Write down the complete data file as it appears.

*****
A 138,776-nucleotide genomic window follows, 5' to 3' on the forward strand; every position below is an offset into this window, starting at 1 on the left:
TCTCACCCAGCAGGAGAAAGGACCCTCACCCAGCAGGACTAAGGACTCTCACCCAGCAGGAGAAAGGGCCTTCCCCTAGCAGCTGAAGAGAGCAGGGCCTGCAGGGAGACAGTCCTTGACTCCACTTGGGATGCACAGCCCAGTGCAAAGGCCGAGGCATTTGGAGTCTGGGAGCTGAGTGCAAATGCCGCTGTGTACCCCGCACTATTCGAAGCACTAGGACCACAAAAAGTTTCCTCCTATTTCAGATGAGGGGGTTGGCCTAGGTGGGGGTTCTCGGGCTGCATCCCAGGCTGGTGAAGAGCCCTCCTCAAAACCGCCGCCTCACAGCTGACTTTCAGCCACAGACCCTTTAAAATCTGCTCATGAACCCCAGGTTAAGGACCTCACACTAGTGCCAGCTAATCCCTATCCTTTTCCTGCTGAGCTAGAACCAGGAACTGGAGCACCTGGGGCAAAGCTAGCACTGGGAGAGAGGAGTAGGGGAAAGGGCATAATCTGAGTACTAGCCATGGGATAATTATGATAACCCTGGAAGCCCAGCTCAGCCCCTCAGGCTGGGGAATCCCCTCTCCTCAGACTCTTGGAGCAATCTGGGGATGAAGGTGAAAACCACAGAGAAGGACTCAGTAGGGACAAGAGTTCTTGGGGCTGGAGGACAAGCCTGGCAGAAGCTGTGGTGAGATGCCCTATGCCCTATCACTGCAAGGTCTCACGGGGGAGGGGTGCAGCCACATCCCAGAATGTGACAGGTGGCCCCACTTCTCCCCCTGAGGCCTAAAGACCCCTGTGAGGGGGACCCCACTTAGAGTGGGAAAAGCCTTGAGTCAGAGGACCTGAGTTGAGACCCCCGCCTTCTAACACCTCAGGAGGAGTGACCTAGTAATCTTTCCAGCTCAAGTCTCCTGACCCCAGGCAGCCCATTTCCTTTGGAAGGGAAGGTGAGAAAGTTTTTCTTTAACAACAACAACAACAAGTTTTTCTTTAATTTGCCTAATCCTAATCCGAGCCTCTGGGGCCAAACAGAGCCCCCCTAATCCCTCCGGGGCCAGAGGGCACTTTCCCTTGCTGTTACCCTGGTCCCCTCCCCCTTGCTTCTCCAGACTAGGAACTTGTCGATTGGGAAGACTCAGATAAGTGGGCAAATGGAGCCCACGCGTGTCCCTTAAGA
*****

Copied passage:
A 138,776-nucleotide genomic window follows, 5' to 3' on the forward strand; every position below is an offset into this window, starting at 1 on the left:
TCTCACCCAGCAGGAGAAAGGACCCTCACCCAGCAGGACTAAGGACTCTCACCCAGCAGGAGAAAGGGCCTTCCCCTAGCAGCTGAAGAGAGCAGGGCCTGCAGGGAGACAGTCCTTGACTCCACTTGGGATGCACAGCCCAGTGCAAAGGCCGAGGCATTTGGAGTCTGGGAGCTGAGTGCAAATGCCGCTGTGTACCCCGCACTATTCGAAGCACTAGGACCACAAAAAGTTTCCTCCTATTTCAGATGAGGGGGTTGGCCTAGGTGGGGGTTCTCGGGCTGCATCCCAGGCTGGTGAAGAGCCCTCCTCAAAACCGCCGCCTCACAGCTGACTTTCAGCCACAGACCCTTTAAAATCTGCTCATGAACCCCAGGTTAAGGACCTCACACTAGTGCCAGCTAATCCCTATCCTTTTCCTGCTGAGCTAGAACCAGGAACTGGAGCACCTGGGGCAAAGCTAGCACTGGGAGAGAGGAGTAGGGGAAAGGGCATAATCTGAGTACTAGCCATGGGATAATTATGATAACCCTGGAAGCCCAGCTCAGCCCCTCAGGCTGGGGAATCCCCTCTCCTCAGACTCTTGGAGCAATCTGGGGATGAAGGTGAAAACCACAGAGAAGGACTCAGTAGGGACAAGAGTTCTTGGGGCTGGAGGACAAGCCTGGCAGAAGCTGTGGTGAGATGCCCTATGCCCTATCACTGCAAGGTCTCACGGGGGAGGGGTGCAGCCACATCCCAGAATGTGACAGGTGGCCCCACTTCTCCCCCTGAGGCCTAAAGACCCCTGTGAGGGGGACCCCACTTAGAGTGGGAAAAGCCTTGAGTCAGAGGACCTGAGTTGAGACCCCCGCCTTCTAACACCTCAGGAGGAGTGACCTAGTAATCTTTCCAGCTCAAGTCTCCTGACCCCAGGCAGCCCATTTCCTTTGGAAGGGAAGGTGAGAAAGTTTTTCTTTAACAACAACAACAACAAGTTTTTCTTTAATTTGCCTAATCCTAATCCGAGCCTCTGGGGCCAAACAGAGCCCCCCTAATCCCTCCGGGGCCAGAGGGCACTTTCCCTTGCTGTTACCCTGGTCCCCTCCCCCTTGCTTCTCCAGACTAGGAACTTGTCGATTGGGAAGACTCAGATAAGTGGGCAAATGGAGCCCACGCGTGTCCCTTAAGA